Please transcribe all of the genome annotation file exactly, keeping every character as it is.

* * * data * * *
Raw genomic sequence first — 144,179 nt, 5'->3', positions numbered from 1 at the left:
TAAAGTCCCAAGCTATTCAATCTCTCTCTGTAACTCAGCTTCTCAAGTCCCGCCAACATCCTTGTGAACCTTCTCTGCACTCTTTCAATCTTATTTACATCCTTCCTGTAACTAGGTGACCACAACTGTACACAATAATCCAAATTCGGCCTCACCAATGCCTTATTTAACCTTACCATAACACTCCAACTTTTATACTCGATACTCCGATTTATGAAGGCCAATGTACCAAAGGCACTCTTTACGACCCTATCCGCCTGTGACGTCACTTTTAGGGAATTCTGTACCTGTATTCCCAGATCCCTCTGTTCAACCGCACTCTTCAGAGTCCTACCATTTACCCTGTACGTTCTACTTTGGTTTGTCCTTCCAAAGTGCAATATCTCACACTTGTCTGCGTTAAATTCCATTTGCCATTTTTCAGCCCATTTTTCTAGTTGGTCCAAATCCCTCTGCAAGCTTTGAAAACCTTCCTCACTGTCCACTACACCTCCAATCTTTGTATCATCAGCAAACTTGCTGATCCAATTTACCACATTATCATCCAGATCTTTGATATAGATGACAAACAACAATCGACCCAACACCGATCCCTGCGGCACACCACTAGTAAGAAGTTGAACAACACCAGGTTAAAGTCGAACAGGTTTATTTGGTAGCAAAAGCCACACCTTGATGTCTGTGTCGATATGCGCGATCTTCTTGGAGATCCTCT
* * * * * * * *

Raw genomic sequence first — 144,179 nt, 5'->3', positions numbered from 1 at the left:
TAAAGTCCCAAGCTATTCAATCTCTCTCTGTAACTCAGCTTCTCAAGTCCCGCCAACATCCTTGTGAACCTTCTCTGCACTCTTTCAATCTTATTTACATCCTTCCTGTAACTAGGTGACCACAACTGTACACAATAATCCAAATTCGGCCTCACCAATGCCTTATTTAACCTTACCATAACACTCCAACTTTTATACTCGATACTCCGATTTATGAAGGCCAATGTACCAAAGGCACTCTTTACGACCCTATCCGCCTGTGACGTCACTTTTAGGGAATTCTGTACCTGTATTCCCAGATCCCTCTGTTCAACCGCACTCTTCAGAGTCCTACCATTTACCCTGTACGTTCTACTTTGGTTTGTCCTTCCAAAGTGCAATATCTCACACTTGTCTGCGTTAAATTCCATTTGCCATTTTTCAGCCCATTTTTCTAGTTGGTCCAAATCCCTCTGCAAGCTTTGAAAACCTTCCTCACTGTCCACTACACCTCCAATCTTTGTATCATCAGCAAACTTGCTGATCCAATTTACCACATTATCATCCAGATCTTTGATATAGATGACAAACAACAATCGACCCAACACCGATCCCTGCGGCACACCACTAGTAAGAAGTTGAACAACACCAGGTTAAAGTCGAACAGGTTTATTTGGTAGCAAAAGCCACACCTTGATGTCTGTGTCGATATGCGCGATCTTCTTGGAGATCCTCT